Move over, Buster Posey.
There might be a new sheriff in the catcher/first-baseman game, and his name is Carlos Santana.
If there was a ever a way for a hitter to lead a 14-run offensive explosion while getting just one hit, the Cleveland Indians cleanup hitter sure came close to accomplishing the task on Tuesday. No, he didn’t have the most knocks, the most runs scored, or the most RBIs (those honors go to Ryan Raburn, though Drew Stubbs matched him in the first two), but it was arguably Santana that was at the center of it all.
I mean that both literally and on a more macro sense, of course.
Being the No. 4 hitter, there’s very little that he can do about being at the heart of the lineup, but there’s a good reason for why he’s there. For one, it was Santana who got the seven-strong home run parade started with a two-run bomb off a 2-1 cutter from Philadelphia Phillies ace Roy Halladay, setting off the first volley for the fireworks to come.
Though that may have been his only hit (and in fact, the source of all of his counting numbers) for the night, the backstop wasn’t done there.
A factor pretty much throughout the game, Santana made his presence felt by drawing a whopping three talks, effectively having done something productive against three of the four pitchers that the Phillies sent out on this day.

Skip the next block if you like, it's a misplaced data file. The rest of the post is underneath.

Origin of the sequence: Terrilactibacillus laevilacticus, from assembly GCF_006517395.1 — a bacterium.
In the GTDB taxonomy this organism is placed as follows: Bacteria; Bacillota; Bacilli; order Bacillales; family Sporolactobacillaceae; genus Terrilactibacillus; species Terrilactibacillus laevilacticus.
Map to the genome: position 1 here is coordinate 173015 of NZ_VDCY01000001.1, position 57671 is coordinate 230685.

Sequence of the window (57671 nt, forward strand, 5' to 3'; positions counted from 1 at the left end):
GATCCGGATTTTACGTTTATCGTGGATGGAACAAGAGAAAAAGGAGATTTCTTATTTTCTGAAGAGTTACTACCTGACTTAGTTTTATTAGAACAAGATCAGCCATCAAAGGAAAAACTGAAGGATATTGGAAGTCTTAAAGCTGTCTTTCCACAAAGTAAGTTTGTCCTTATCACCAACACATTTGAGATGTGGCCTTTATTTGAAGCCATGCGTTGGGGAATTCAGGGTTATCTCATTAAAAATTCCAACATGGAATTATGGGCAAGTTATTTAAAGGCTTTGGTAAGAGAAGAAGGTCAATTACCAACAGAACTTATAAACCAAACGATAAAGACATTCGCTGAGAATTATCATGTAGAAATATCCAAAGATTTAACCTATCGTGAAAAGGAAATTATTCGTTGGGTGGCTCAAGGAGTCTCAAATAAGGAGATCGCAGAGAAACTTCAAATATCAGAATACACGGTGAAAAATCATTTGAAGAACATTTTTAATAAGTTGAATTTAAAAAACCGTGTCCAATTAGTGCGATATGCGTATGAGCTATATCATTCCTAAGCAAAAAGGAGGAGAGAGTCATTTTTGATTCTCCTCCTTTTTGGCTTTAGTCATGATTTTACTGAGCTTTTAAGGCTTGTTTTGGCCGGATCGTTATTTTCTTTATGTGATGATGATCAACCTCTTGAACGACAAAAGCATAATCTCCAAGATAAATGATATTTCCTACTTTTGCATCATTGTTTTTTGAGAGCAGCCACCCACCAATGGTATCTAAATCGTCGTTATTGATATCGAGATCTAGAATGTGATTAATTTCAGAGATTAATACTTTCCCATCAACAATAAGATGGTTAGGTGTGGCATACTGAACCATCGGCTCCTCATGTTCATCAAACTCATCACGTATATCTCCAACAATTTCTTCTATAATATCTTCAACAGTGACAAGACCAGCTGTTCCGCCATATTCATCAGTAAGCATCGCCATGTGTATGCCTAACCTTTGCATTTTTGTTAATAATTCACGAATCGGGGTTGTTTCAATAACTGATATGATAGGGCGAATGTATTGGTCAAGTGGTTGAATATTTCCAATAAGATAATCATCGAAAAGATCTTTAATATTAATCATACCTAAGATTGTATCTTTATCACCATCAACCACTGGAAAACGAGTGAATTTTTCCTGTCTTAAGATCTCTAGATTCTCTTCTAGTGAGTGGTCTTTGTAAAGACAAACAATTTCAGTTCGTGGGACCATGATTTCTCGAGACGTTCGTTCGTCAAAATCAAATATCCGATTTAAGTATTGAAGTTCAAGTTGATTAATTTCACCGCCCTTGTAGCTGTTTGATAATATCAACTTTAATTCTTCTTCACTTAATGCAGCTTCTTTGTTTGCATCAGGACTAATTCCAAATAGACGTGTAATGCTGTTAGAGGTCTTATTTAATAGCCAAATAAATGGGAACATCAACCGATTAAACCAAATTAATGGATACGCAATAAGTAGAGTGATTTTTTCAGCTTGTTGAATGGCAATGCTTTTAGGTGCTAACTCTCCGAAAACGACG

To put it in perspective — he accounted for 75 percent of the Indians’ walks on Tuesday night.
Sure, he wasn’t cashed in during those instances, but the presence of a constant threat that he provided should not be understated.
That threat is something that he’s provided all season long, too. The Indians currently have a seventh-ranked offense (120 runs) in the bigs, and much of it is thanks to Santana being a consistent factor in what has been a MVP-like start to the 2013 season.
Of the 20 games that the slugger has played in this year, he has only been a non-factor (no hits, no walks) twice. His 1.5 fWAR easily dwarfs that of all of his peers, and with nine doubles already under his belt, he’s already reached a third of his 2012 totals in a fraction of the time.
You’d be correct in saying that Santana’s .389/.476/.722 triple-slash is buoyed by an unsustainable .434 BABIP right now, but his career-best 81.3 percent contact rate (90 percent with pitches in the zone) coupled with a career-low 6.7 swinging strike rate suggests that he’s more than a little locked in right now.
In short, no matter what numbers you’re looking at, this is a player whose strong performance are backed up by metrics for his plate discipline, which is why even as other quick starters around the league have slowed, Santana has kept on ticking as the heart of the Indians’ offense.
And as Doc and the Phillies found out on Tuesday, that heart can do a whole lot even when it’s not driving in runs.